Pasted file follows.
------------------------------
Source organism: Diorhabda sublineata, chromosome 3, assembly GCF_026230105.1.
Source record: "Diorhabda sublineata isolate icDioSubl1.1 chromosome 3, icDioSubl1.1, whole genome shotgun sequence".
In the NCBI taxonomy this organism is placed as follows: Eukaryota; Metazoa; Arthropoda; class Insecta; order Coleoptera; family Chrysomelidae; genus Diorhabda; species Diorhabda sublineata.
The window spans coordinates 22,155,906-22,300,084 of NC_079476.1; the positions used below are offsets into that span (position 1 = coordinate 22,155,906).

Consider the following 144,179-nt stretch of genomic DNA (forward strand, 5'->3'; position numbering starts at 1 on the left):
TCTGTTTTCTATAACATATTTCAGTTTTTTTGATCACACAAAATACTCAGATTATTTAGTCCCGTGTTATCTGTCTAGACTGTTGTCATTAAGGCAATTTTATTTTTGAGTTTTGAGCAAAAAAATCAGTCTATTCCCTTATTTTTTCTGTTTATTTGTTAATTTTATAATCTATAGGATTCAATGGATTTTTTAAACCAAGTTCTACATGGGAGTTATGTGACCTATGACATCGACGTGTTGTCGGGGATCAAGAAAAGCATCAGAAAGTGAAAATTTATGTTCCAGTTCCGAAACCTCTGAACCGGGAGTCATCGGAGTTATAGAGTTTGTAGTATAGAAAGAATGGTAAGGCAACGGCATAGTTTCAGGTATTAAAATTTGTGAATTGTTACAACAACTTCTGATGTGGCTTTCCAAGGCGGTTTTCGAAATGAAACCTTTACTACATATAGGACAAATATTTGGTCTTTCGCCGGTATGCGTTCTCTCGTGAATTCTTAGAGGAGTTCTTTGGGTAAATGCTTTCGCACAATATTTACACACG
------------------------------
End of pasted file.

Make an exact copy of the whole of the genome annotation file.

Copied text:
Source organism: Diorhabda sublineata, chromosome 3, assembly GCF_026230105.1.
Source record: "Diorhabda sublineata isolate icDioSubl1.1 chromosome 3, icDioSubl1.1, whole genome shotgun sequence".
In the NCBI taxonomy this organism is placed as follows: Eukaryota; Metazoa; Arthropoda; class Insecta; order Coleoptera; family Chrysomelidae; genus Diorhabda; species Diorhabda sublineata.
The window spans coordinates 22,155,906-22,300,084 of NC_079476.1; the positions used below are offsets into that span (position 1 = coordinate 22,155,906).

Consider the following 144,179-nt stretch of genomic DNA (forward strand, 5'->3'; position numbering starts at 1 on the left):
TCTGTTTTCTATAACATATTTCAGTTTTTTTGATCACACAAAATACTCAGATTATTTAGTCCCGTGTTATCTGTCTAGACTGTTGTCATTAAGGCAATTTTATTTTTGAGTTTTGAGCAAAAAAATCAGTCTATTCCCTTATTTTTTCTGTTTATTTGTTAATTTTATAATCTATAGGATTCAATGGATTTTTTAAACCAAGTTCTACATGGGAGTTATGTGACCTATGACATCGACGTGTTGTCGGGGATCAAGAAAAGCATCAGAAAGTGAAAATTTATGTTCCAGTTCCGAAACCTCTGAACCGGGAGTCATCGGAGTTATAGAGTTTGTAGTATAGAAAGAATGGTAAGGCAACGGCATAGTTTCAGGTATTAAAATTTGTGAATTGTTACAACAACTTCTGATGTGGCTTTCCAAGGCGGTTTTCGAAATGAAACCTTTACTACATATAGGACAAATATTTGGTCTTTCGCCGGTATGCGTTCTCTCGTGAATTCTTAGAGGAGTTCTTTGGGTAAATGCTTTCGCACAATATTTACACACG